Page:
Why Walmart's New Ad Speaks 'More Than Words' | Adweek
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Why Walmart's New Ad Speaks 'More Than Words'

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Walmart in February rolled out a spot, called "More Than Words," promoting its partnership with the National Urban League in celebration of Black History Month. The spot, by GlobalHue (named Adweek’s Multicultural Agency of the Decade), shows a young, African-American boy rising to the challenge of tutoring a much older man. (“All I know is his name is James and he needs extra help with his reading,” the boy says.) The spot—which is running at frequent intervals throughout the rest of the year—taps into the African-American mom’s desire to see her child “do good and have a positive impact on society,” said GlobalHue vp and group account director Detavio Samuels. Brandweek spoke with Samuels and the agency's Vida Cornelious, vp-group creative director, and Ozioma Egwuonwu, vp-cultural strategy director, about the multicultural insights the agency leveraged in creating the ad. Excerpts from that conversation are below.


Brandweek: What was the agency’s task in creating this new ad?
Detavio Samuels:
The business objective was to strengthen the Walmart brand—and the National Urban League—as it’s a co-equity spot. What we know about African-Americans is that they respect and support (and are loyal to) companies that support and give back to their communities. Walmart has done a lot of things for the African-American community that people don’t necessarily know about, so [this ad] was about strengthening the brand.

BW: The spot shows a young African-American male reaching out to tutor a young child, James, only to discover his tutee is in fact an older man. What multicultural insights and marketing messages are you trying to convey?
Ozioma Egwuonwu
: We’re trying to communicate a couple of things. From a [big picture cultural context], we’re talking about how micro-support makes a difference . . . It’s the small acts that make a big difference in people’s lives. We saw that with the Haitian earthquake crisis, how small acts of support can impact people’s lives in a big way. From an African-American insights perspective, it speaks to the awakening of the awareness of their own personal power, not just within their own communities, but to help make other people’s lives better as well. That is portrayed in the dynamic [exchange] that you see with the young African-American boy and the older [Latino] gentleman. The spot is about understanding people’s desires to make a difference and how Walmart helps support that.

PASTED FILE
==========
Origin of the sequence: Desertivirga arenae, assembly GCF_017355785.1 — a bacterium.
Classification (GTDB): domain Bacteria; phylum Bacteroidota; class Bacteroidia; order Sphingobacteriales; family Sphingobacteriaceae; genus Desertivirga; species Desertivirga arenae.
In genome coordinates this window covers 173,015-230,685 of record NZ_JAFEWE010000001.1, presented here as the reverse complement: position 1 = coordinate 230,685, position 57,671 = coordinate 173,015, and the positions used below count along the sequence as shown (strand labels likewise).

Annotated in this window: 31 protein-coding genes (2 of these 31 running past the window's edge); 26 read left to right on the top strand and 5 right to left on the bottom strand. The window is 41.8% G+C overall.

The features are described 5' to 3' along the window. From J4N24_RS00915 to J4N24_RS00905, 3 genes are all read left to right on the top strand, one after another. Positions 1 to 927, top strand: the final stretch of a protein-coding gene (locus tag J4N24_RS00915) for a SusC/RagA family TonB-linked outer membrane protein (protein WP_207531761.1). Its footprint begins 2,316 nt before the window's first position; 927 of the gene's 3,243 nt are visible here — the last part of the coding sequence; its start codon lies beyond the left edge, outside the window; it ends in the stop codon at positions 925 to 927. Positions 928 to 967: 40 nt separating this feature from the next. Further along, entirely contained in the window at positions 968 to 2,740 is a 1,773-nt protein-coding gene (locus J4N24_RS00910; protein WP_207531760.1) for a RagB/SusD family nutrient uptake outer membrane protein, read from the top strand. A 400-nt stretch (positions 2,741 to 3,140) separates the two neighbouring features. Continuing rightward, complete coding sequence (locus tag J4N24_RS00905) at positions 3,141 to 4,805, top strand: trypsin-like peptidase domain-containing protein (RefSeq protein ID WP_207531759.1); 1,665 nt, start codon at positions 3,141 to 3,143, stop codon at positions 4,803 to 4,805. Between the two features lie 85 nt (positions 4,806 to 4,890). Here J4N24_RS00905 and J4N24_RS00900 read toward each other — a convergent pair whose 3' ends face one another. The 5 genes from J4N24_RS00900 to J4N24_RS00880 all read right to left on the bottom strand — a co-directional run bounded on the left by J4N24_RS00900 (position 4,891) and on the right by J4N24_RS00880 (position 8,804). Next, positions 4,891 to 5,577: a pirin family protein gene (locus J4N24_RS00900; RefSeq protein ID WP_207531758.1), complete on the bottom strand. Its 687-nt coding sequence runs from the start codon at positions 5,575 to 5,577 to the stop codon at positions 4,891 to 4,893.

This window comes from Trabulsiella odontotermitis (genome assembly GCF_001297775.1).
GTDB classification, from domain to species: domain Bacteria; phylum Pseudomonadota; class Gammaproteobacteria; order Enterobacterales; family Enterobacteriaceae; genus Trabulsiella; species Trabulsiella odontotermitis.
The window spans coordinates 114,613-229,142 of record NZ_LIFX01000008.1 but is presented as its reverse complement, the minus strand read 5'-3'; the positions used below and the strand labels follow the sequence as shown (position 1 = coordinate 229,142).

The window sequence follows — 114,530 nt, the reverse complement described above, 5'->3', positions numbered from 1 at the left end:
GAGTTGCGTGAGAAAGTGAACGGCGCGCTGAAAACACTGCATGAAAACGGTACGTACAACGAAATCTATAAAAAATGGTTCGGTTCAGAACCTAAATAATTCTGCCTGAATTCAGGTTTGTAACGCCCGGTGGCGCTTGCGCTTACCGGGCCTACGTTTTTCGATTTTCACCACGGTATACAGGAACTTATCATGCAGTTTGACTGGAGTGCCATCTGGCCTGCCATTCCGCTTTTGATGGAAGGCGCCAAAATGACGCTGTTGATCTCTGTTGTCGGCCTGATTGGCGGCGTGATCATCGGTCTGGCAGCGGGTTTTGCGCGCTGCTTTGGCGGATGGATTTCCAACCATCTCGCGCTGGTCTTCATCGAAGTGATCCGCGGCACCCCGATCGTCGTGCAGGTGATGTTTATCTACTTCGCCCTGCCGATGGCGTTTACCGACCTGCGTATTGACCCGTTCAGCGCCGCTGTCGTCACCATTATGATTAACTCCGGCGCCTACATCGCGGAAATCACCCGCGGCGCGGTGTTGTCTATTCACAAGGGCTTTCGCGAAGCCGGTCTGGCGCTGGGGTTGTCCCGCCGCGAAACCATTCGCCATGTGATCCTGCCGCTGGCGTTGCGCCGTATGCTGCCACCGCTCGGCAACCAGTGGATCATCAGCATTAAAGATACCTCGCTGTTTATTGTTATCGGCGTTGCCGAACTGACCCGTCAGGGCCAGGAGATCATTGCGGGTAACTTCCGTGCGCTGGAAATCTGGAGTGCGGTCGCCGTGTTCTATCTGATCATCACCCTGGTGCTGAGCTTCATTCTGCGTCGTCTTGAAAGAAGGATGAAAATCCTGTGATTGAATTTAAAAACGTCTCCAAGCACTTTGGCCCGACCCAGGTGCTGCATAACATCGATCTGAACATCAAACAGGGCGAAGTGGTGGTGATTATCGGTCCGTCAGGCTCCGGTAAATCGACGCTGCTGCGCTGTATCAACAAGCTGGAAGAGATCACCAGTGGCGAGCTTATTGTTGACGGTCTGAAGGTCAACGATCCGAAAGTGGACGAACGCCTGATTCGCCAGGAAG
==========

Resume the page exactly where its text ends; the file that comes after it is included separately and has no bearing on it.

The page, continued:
BW: What’s the thinking behind the ad?
Vida Cornelious:
Walmart always charges us to explore creative ways of storytelling, to find some emotional touch point that will resonate with the consumer in the ad. In the case of this spot, we wanted to show that this is an African-American kid who is of strong character and he rises to the occasion by going beyond what he’s asked to do [by tutoring an older, not younger consumer, as he’d originally thought]. It’s elevating him as a young man, and it also refers back to this notion of Walmart, with its brand promise, of helping [consumers] to live better. The [boy] in the spot is a conduit to helping someone else live [their life] better. There are some emotional and high touch points in the ad that let the consumer get engrossed in his personality and why he’s about to take on this task.

BW: What kind of consumer are you targeting with this spot?
DS:
The ideal target, at least from a business perspective, is mom. Walmart likes to speak to moms in its creative. You have this young African-American child stepping up to the occasion, and moms are very proud of their sons. She wants him to be successful, to do good and to have a positive impact on society. African-Americans are very big on community, and mom wants to see her kid vested in the community. This ad taps into that type of consumer mindset.